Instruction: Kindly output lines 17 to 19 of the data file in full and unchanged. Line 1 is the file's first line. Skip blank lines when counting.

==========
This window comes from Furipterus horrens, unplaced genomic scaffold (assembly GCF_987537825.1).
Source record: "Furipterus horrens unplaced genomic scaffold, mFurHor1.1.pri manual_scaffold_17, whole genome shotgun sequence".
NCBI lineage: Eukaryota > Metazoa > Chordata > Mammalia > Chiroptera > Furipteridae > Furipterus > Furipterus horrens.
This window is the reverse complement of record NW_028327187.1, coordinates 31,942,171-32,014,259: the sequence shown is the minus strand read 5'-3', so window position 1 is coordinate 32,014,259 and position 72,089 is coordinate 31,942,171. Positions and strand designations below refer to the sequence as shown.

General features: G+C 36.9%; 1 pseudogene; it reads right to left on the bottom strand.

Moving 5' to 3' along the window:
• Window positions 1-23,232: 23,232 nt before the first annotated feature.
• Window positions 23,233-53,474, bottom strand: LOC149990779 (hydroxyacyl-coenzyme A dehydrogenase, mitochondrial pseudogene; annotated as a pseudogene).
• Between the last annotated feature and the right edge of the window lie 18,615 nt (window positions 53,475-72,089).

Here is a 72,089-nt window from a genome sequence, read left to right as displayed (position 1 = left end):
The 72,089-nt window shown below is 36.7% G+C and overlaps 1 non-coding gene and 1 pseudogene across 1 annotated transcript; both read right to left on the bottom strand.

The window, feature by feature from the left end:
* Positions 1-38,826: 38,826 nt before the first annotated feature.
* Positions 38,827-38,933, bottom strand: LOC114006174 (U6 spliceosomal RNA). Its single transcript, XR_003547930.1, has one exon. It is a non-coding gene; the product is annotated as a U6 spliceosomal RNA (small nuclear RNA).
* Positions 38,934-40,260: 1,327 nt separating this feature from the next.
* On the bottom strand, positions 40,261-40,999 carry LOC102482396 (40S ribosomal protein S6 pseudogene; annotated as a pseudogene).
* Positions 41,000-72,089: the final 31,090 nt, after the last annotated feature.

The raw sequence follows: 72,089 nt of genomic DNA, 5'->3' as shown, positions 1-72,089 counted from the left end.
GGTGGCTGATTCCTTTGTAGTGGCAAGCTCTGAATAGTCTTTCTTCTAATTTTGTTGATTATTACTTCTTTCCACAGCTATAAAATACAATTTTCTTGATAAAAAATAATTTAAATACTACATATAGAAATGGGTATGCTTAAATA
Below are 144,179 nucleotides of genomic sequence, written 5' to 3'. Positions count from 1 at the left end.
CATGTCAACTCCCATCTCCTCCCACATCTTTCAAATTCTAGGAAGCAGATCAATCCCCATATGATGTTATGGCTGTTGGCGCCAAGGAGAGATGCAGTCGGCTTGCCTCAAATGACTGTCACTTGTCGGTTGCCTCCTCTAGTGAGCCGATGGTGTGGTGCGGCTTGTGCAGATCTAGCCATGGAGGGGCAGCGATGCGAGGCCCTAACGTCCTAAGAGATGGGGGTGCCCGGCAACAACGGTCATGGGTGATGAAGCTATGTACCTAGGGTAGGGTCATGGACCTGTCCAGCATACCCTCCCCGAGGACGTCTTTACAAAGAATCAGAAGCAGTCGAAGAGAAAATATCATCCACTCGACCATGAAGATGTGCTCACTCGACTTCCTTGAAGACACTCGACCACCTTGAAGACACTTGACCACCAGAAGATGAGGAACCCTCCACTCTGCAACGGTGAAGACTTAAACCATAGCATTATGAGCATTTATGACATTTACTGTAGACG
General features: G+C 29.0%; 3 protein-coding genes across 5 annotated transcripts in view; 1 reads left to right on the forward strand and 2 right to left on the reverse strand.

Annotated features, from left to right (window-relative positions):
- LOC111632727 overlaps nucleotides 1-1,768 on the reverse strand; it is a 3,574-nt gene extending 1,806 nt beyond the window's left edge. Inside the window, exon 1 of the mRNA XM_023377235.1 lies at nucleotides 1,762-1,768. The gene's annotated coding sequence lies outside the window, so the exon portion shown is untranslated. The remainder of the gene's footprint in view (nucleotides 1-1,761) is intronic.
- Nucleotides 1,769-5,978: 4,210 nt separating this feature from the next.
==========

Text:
* Positions 41,000-72,089: the final 31,090 nt, after the last annotated feature.

The raw sequence follows: 72,089 nt of genomic DNA, 5'->3' as shown, positions 1-72,089 counted from the left end.
GGTGGCTGATTCCTTTGTAGTGGCAAGCTCTGAATAGTCTTTCTTCTAATTTTGTTGATTATTACTTCTTTCCACAGCTATAAAATACAATTTTCTTGATAAAAAATAATTTAAATACTACATATAGAAATGGGTATGCTTAAATA